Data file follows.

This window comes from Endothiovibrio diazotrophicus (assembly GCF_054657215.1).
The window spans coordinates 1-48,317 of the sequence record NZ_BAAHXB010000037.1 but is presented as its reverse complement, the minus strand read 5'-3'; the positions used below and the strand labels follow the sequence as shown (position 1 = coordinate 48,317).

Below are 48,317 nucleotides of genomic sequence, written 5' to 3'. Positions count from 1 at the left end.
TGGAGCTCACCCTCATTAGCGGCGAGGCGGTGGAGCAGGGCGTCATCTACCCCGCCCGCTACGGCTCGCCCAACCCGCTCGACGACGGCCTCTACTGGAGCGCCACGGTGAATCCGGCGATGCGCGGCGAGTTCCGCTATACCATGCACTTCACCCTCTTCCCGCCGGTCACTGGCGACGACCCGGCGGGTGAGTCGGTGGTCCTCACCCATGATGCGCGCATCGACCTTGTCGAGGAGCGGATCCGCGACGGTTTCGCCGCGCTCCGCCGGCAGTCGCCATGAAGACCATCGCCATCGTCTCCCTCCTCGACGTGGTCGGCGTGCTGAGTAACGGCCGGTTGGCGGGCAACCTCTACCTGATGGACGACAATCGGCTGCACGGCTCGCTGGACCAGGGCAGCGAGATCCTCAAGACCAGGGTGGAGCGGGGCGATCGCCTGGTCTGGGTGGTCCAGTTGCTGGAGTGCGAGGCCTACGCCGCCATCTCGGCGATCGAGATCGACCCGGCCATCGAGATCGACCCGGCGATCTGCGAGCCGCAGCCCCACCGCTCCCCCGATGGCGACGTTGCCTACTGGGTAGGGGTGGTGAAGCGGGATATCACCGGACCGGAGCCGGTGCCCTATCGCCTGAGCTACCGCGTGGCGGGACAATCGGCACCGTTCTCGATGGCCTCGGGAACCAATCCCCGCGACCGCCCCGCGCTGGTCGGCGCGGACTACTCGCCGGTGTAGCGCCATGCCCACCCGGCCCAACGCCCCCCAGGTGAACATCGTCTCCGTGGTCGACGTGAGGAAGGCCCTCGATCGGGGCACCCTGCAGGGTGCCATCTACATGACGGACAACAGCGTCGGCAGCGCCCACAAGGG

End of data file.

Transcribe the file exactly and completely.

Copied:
This window comes from Endothiovibrio diazotrophicus (assembly GCF_054657215.1).
The window spans coordinates 1-48,317 of the sequence record NZ_BAAHXB010000037.1 but is presented as its reverse complement, the minus strand read 5'-3'; the positions used below and the strand labels follow the sequence as shown (position 1 = coordinate 48,317).

Below are 48,317 nucleotides of genomic sequence, written 5' to 3'. Positions count from 1 at the left end.
TGGAGCTCACCCTCATTAGCGGCGAGGCGGTGGAGCAGGGCGTCATCTACCCCGCCCGCTACGGCTCGCCCAACCCGCTCGACGACGGCCTCTACTGGAGCGCCACGGTGAATCCGGCGATGCGCGGCGAGTTCCGCTATACCATGCACTTCACCCTCTTCCCGCCGGTCACTGGCGACGACCCGGCGGGTGAGTCGGTGGTCCTCACCCATGATGCGCGCATCGACCTTGTCGAGGAGCGGATCCGCGACGGTTTCGCCGCGCTCCGCCGGCAGTCGCCATGAAGACCATCGCCATCGTCTCCCTCCTCGACGTGGTCGGCGTGCTGAGTAACGGCCGGTTGGCGGGCAACCTCTACCTGATGGACGACAATCGGCTGCACGGCTCGCTGGACCAGGGCAGCGAGATCCTCAAGACCAGGGTGGAGCGGGGCGATCGCCTGGTCTGGGTGGTCCAGTTGCTGGAGTGCGAGGCCTACGCCGCCATCTCGGCGATCGAGATCGACCCGGCCATCGAGATCGACCCGGCGATCTGCGAGCCGCAGCCCCACCGCTCCCCCGATGGCGACGTTGCCTACTGGGTAGGGGTGGTGAAGCGGGATATCACCGGACCGGAGCCGGTGCCCTATCGCCTGAGCTACCGCGTGGCGGGACAATCGGCACCGTTCTCGATGGCCTCGGGAACCAATCCCCGCGACCGCCCCGCGCTGGTCGGCGCGGACTACTCGCCGGTGTAGCGCCATGCCCACCCGGCCCAACGCCCCCCAGGTGAACATCGTCTCCGTGGTCGACGTGAGGAAGGCCCTCGATCGGGGCACCCTGCAGGGTGCCATCTACATGACGGACAACAGCGTCGGCAGCGCCCACAAGGG